09 Oct 2009 You say Recovery, I say Recession
Economic recovery will be in the eyes of the beholder for months to come. From the perspective of employment, the economy may remain anemic for months. And Washington’s stimulus efforts are having no discernable impact. Alternatively, the corporate sector seems to be showing life on several fronts including exports, inventory replenishment, and earnings from increasing sales.
The labor force continues to shrink as workers leave or accept less than full-time positions in their field. In September the total number of Americans in the workforce fell by 571,000. Had they not left, the number of unemployed would have been up 785,000 rather than 214,000.
The unemployment situation is actually worse than reported. Ed Yardeni points to the Bureau of Labor Statistics’ unemployment rate known as U-4, which adds discouraged workers back into both the labor force and the unemployed rolls as well. It was at 10.2% in September vs. 9.8% for the official jobless rate known as U-3. Even more discouraging was the U-6 rate, which includes marginally attached workers plus those working part time for economic reasons. It rose to 17.0%, a high for the series going back to 1994.
Economists believe that the unemployment situation will improve between March 2010 and March 2011. That’s a potentially long time. As we will discuss, shortly, there are reasons for optimism that improvement will start sooner than later. In essence, businesses may have pared more employees than they needed as it now looks like the recession will end sooner than earlier thought. Had the Congress focused their “stimulus” on tax cuts and credits aimed at small businesses and hiring rather than pork spending, we would likely be seeing a much more evenly balanced recovery by now.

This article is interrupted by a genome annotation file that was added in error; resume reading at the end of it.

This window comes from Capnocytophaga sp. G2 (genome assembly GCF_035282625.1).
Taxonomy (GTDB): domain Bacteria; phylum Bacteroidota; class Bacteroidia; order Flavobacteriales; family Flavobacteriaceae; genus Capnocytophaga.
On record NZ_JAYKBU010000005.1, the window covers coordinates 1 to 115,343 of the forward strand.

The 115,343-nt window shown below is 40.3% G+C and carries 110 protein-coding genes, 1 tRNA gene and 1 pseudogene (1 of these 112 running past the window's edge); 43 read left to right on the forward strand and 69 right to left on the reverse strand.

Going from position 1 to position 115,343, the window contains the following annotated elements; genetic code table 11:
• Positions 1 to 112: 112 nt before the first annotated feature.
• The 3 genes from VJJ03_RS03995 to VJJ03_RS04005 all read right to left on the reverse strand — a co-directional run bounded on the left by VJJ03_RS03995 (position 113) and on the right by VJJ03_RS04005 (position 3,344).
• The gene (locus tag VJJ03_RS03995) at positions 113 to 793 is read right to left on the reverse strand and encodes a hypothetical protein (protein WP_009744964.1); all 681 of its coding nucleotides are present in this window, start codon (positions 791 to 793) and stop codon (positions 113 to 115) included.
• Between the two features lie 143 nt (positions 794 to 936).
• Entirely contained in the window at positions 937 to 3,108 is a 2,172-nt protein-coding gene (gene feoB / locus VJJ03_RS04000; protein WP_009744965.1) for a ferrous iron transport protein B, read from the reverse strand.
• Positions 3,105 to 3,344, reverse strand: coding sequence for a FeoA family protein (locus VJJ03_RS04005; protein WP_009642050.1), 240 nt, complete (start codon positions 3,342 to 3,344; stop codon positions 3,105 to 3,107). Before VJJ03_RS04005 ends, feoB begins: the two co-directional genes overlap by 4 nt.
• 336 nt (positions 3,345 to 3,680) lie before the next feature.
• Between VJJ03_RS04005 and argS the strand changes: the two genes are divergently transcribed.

Industrial Production will pick up dramatically in the coming months as the need to re-stock inventories depleted to historic lows. With rising exports and signs of increases in consumer spending the corporate sector will have to respond aggressively. That response will likely include adding more workers. Corporate cash flows will come back quickly as companies have gotten lean and healthy through this downturn.
As reported by Bloomberg, “wholesalers continued to burn through inventory in August despite sharp improvement in sales. Wholesale inventories, extending a long string of deep declines, fell 1.3% with the year-on-year rate deepening to minus 14.7%. Nearly every component posted a decline in the month including autos which were drawn down by cash for clunkers. But sales at the wholesale level, especially for autos, were very strong, up a total 1.0% on top of a 0.6% rise in July and a 0.3% rise in June.”
The US international trade deficit shrank in August on both lower oil and consumer goods imports, reflecting a still sluggish economy. However, exports rose largely on industrial supplies, services, and auto shipments to Canada. The overall US trade gap unexpectedly narrowed to $30.7 billion from a revised $31.9 billion shortfall in July.